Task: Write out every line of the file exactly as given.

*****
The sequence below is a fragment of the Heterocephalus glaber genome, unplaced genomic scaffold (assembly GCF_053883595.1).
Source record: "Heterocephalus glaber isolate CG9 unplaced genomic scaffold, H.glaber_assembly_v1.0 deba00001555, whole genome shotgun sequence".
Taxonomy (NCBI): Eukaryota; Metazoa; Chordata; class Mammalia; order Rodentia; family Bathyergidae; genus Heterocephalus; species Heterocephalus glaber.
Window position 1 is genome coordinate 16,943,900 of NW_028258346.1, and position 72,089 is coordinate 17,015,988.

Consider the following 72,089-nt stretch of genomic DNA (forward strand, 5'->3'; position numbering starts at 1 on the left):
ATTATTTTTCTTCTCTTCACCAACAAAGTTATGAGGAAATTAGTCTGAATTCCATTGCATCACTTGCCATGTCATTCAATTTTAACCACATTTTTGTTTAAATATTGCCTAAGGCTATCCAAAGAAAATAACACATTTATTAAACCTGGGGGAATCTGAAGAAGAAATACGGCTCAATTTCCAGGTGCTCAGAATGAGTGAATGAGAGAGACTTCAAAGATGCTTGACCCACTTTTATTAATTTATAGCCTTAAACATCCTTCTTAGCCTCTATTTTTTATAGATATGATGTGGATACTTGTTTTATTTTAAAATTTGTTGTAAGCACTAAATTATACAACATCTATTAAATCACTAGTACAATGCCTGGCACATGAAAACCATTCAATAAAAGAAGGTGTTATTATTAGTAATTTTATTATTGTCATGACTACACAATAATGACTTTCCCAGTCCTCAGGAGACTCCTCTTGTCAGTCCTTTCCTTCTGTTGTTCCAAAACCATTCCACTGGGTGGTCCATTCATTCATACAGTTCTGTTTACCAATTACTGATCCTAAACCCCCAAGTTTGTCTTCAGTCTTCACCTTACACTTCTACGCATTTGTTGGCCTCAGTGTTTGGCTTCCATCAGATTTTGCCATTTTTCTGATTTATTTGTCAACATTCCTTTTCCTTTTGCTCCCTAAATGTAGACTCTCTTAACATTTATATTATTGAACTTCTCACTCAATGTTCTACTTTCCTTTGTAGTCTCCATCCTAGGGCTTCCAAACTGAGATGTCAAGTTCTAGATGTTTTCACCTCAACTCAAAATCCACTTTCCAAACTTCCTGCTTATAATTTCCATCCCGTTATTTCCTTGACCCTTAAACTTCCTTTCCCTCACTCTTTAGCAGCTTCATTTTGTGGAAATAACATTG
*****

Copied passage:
The sequence below is a fragment of the Heterocephalus glaber genome, unplaced genomic scaffold (assembly GCF_053883595.1).
Source record: "Heterocephalus glaber isolate CG9 unplaced genomic scaffold, H.glaber_assembly_v1.0 deba00001555, whole genome shotgun sequence".
Taxonomy (NCBI): Eukaryota; Metazoa; Chordata; class Mammalia; order Rodentia; family Bathyergidae; genus Heterocephalus; species Heterocephalus glaber.
Window position 1 is genome coordinate 16,943,900 of NW_028258346.1, and position 72,089 is coordinate 17,015,988.

Consider the following 72,089-nt stretch of genomic DNA (forward strand, 5'->3'; position numbering starts at 1 on the left):
ATTATTTTTCTTCTCTTCACCAACAAAGTTATGAGGAAATTAGTCTGAATTCCATTGCATCACTTGCCATGTCATTCAATTTTAACCACATTTTTGTTTAAATATTGCCTAAGGCTATCCAAAGAAAATAACACATTTATTAAACCTGGGGGAATCTGAAGAAGAAATACGGCTCAATTTCCAGGTGCTCAGAATGAGTGAATGAGAGAGACTTCAAAGATGCTTGACCCACTTTTATTAATTTATAGCCTTAAACATCCTTCTTAGCCTCTATTTTTTATAGATATGATGTGGATACTTGTTTTATTTTAAAATTTGTTGTAAGCACTAAATTATACAACATCTATTAAATCACTAGTACAATGCCTGGCACATGAAAACCATTCAATAAAAGAAGGTGTTATTATTAGTAATTTTATTATTGTCATGACTACACAATAATGACTTTCCCAGTCCTCAGGAGACTCCTCTTGTCAGTCCTTTCCTTCTGTTGTTCCAAAACCATTCCACTGGGTGGTCCATTCATTCATACAGTTCTGTTTACCAATTACTGATCCTAAACCCCCAAGTTTGTCTTCAGTCTTCACCTTACACTTCTACGCATTTGTTGGCCTCAGTGTTTGGCTTCCATCAGATTTTGCCATTTTTCTGATTTATTTGTCAACATTCCTTTTCCTTTTGCTCCCTAAATGTAGACTCTCTTAACATTTATATTATTGAACTTCTCACTCAATGTTCTACTTTCCTTTGTAGTCTCCATCCTAGGGCTTCCAAACTGAGATGTCAAGTTCTAGATGTTTTCACCTCAACTCAAAATCCACTTTCCAAACTTCCTGCTTATAATTTCCATCCCGTTATTTCCTTGACCCTTAAACTTCCTTTCCCTCACTCTTTAGCAGCTTCATTTTGTGGAAATAACATTG